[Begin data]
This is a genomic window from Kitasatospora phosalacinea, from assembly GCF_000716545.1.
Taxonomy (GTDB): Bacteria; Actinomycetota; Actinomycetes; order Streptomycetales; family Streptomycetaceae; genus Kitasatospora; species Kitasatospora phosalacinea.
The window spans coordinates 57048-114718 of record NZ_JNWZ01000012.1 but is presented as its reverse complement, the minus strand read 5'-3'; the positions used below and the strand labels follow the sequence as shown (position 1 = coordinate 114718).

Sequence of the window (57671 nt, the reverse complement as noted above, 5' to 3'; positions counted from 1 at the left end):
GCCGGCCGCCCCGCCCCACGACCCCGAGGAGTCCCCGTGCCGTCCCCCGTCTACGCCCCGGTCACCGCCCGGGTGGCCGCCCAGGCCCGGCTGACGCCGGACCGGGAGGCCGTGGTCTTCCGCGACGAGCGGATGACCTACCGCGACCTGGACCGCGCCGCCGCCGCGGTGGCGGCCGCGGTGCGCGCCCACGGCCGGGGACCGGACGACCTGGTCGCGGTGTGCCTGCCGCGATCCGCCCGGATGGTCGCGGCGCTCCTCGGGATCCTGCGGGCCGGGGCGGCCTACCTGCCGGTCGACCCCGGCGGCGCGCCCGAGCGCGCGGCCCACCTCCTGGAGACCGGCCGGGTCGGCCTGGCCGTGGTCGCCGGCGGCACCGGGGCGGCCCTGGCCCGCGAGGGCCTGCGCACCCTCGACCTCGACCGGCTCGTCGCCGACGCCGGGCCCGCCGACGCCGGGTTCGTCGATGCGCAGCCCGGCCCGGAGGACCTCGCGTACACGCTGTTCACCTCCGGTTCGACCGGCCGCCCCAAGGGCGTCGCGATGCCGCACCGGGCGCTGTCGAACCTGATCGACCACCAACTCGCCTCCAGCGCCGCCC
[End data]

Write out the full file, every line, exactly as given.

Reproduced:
This is a genomic window from Kitasatospora phosalacinea, from assembly GCF_000716545.1.
Taxonomy (GTDB): Bacteria; Actinomycetota; Actinomycetes; order Streptomycetales; family Streptomycetaceae; genus Kitasatospora; species Kitasatospora phosalacinea.
The window spans coordinates 57048-114718 of record NZ_JNWZ01000012.1 but is presented as its reverse complement, the minus strand read 5'-3'; the positions used below and the strand labels follow the sequence as shown (position 1 = coordinate 114718).

Sequence of the window (57671 nt, the reverse complement as noted above, 5' to 3'; positions counted from 1 at the left end):
GCCGGCCGCCCCGCCCCACGACCCCGAGGAGTCCCCGTGCCGTCCCCCGTCTACGCCCCGGTCACCGCCCGGGTGGCCGCCCAGGCCCGGCTGACGCCGGACCGGGAGGCCGTGGTCTTCCGCGACGAGCGGATGACCTACCGCGACCTGGACCGCGCCGCCGCCGCGGTGGCGGCCGCGGTGCGCGCCCACGGCCGGGGACCGGACGACCTGGTCGCGGTGTGCCTGCCGCGATCCGCCCGGATGGTCGCGGCGCTCCTCGGGATCCTGCGGGCCGGGGCGGCCTACCTGCCGGTCGACCCCGGCGGCGCGCCCGAGCGCGCGGCCCACCTCCTGGAGACCGGCCGGGTCGGCCTGGCCGTGGTCGCCGGCGGCACCGGGGCGGCCCTGGCCCGCGAGGGCCTGCGCACCCTCGACCTCGACCGGCTCGTCGCCGACGCCGGGCCCGCCGACGCCGGGTTCGTCGATGCGCAGCCCGGCCCGGAGGACCTCGCGTACACGCTGTTCACCTCCGGTTCGACCGGCCGCCCCAAGGGCGTCGCGATGCCGCACCGGGCGCTGTCGAACCTGATCGACCACCAACTCGCCTCCAGCGCCGCCC